[Page 249]


1 YE Swains, attend; let ev'ry Nymph be near;
2 Be still, ye Rivers, that the Swains may hear:
3 Ye Winds, be calm, and brush with softer Wing;
4 We mean the Charms of Anthony to sing;
5 See all around the list'ning Shepherds throng;
6 O help, ye Sisters of immortal Song.
7 Sing, Phebe, sing what Shepherd rules the Plain,
8 Young Colin's Envy, and Aminda's Pain:
9 Whom none can rival when he mows the Field,
10 And to whose Flute the Nightingale must yield.
11 'Tis Anthony 'tis he deserves the Lay,
12 As mild as Ev'ning, and as Morning gay;
[Page 250]
13 Not the fresh Blooms on yonder Codling-tree,
14 Nor the white Hawthorn half so fair as he;
15 Nor the young Daisy dress'd in Morning Dew;
16 Nor the Pea Blossom wears a brighter Hue.
17 None knows like him to strew the wheaten Grain,
18 Or drive the Plough-share o'er the fertile Plain;
19 To raise the Sheaves, or reap the waving Corn,
20 Or mow brown Stubble in the early Morn.
21 How mild the Youth, when on a sultry Day
22 In yonder Vale we turn'd the fragrant Hay:
23 How on his Voice the list'ning Shepherds hung,
24 Not tuneful Stella half so sweetly sung.
25 Whether he binds the Sheaf in twisted Band,
26 Or turns the Pitch-fork on his nimble Hand;
27 He's sure to win a Glance from ev'ry Eye,
28 While clumsy Colin stands neglected by.
29 His curling Locks by far more lovely shew,
30 Than the white Wig on Squire Fopling's Brow;
[Page 251]
31 And when the Shepherd on a rainy Day,
32 Weaves for his Hat a Wisp of flow'ry Hay,
33 The scarlet Feather not so gay appears,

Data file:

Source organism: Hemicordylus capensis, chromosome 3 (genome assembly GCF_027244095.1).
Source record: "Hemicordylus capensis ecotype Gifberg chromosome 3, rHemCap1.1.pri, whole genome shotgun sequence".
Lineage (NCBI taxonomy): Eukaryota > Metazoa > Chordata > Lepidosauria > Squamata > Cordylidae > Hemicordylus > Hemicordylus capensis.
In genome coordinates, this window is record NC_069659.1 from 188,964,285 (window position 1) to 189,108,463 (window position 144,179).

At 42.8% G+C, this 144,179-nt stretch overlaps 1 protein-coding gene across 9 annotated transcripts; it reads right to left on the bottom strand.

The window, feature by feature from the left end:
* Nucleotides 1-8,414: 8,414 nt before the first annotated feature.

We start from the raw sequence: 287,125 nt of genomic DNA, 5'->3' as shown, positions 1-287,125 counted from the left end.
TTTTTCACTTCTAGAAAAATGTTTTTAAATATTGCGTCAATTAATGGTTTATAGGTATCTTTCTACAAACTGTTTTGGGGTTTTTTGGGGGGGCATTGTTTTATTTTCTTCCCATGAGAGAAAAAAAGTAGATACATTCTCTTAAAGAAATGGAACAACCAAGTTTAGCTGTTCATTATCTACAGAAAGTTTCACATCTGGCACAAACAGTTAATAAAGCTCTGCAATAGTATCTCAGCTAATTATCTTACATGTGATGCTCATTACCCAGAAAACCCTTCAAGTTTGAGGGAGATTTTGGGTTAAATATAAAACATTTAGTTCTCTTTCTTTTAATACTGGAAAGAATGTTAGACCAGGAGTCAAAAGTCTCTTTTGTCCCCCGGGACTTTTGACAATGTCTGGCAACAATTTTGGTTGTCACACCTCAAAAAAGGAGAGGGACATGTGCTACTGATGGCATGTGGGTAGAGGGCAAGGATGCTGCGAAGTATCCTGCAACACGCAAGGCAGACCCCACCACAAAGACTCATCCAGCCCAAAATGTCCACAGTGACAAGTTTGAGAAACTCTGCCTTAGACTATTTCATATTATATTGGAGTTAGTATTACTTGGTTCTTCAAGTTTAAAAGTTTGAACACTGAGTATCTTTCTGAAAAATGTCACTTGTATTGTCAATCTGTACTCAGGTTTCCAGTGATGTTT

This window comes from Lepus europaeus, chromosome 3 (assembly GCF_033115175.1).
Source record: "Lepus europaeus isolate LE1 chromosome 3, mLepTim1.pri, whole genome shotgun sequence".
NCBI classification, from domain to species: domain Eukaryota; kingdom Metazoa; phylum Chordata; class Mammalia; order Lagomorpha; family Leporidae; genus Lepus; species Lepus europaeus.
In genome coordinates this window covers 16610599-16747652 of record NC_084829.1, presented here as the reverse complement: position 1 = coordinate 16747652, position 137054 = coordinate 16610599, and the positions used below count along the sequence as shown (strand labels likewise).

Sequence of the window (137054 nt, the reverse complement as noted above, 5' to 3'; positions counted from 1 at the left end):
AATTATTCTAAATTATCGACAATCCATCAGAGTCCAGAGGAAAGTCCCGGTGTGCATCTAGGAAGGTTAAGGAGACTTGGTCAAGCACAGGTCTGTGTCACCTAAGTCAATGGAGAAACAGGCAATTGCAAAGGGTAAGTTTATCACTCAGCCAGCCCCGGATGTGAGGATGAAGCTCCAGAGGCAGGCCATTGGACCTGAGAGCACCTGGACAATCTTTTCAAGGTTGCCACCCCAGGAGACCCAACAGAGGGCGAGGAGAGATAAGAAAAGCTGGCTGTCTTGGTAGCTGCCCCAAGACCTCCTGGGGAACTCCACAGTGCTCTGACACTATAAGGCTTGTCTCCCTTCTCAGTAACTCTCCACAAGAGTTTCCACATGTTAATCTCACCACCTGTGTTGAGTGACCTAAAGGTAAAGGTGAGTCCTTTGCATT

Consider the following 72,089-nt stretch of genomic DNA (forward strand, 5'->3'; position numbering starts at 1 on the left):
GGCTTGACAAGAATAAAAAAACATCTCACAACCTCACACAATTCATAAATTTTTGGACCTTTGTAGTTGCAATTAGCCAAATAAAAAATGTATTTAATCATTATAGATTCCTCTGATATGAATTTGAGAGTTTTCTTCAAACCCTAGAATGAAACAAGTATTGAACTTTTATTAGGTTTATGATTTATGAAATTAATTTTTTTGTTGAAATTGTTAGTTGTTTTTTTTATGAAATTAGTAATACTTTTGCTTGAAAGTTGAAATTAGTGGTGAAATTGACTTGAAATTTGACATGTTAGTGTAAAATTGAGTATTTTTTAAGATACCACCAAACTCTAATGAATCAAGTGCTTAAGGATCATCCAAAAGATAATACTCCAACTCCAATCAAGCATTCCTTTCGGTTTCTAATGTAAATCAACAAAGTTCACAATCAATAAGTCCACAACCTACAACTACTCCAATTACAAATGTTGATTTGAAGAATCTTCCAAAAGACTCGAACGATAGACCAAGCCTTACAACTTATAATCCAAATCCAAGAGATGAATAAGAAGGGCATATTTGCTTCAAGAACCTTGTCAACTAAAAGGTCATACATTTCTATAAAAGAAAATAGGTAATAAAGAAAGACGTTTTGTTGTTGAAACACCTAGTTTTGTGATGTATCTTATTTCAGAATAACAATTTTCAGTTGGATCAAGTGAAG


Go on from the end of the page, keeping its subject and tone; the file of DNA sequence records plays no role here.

34 Which on his Crown Sir Ambrose Fino wears.
35 For Anthony Meriah leaves her Cow,
36 And stands to gape at him upon the Mow:
37 While he (for who but must that Wench despise?)
38 Throws Straws and Cobwebs on her staring Eyes.
39 To the Back-door I saw proud Lydia hie,
40 To see the Team with Anthony go by;
41 He slily laugh'd, and turn'd him from the Door,
42 I thought the Damsel would have spoke no more.
43 Me once he met, 'twas when from yonder Vale,
44 Each Morn I brought the heavy milking Pail:
45 He took it from my Head, and with a Smile
46 Reach'd out his Hand, and help'd me o'er the Stile.
47 As I was dancing late amongst the Crew,
48 A yellow Pippin o'er my Head he threw:
[Page 252]
49 Sue bit her Lips, and Barbaretta frown'd;
50 And Phillis look'd as tho' she wou'd have swoon'd.
51 Thus sung the Maids till Colinet came by,
52 And Rodrigo from weeding of the Rye;
53 Each took his Lass, and sped 'em to the Town,
54 To drink cool Cider at the Hare and Hound:
55 The Damsels simper like the sparkling Beer,
56 And Colin shines till Anthony is near.


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About this text

Title (in Source Edition): The CHARMS of ANTHONY.
Author: Mary Leapor
Genres: heroic couplet; dialogue

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Source edition

Leapor, Mrs. (Mary), 1722-1746. Poems upon several occasions: By Mrs. Leapor of Brackley in Northamptonshire. London: printed: and sold by J. Roberts, 1748, pp. 249-252. 15,[5],282p. ; 8⁰. (ESTC T127827; Foxon p. 413; OTA K101776.000) (Page images digitized from a copy at University of California Libraries.)

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The text has been typographically modernized, but without any silent modernization of spelling, capitalization, or punctuation. The source of the text is given and all editorial interventions have been recorded in textual notes. Based on the electronic text originally produced by the TCP project, this ECPA text has been edited to conform to the recommendations found in Level 5 of the Best Practices for TEI in Libraries version 4.0.0.

Other works by Mary Leapor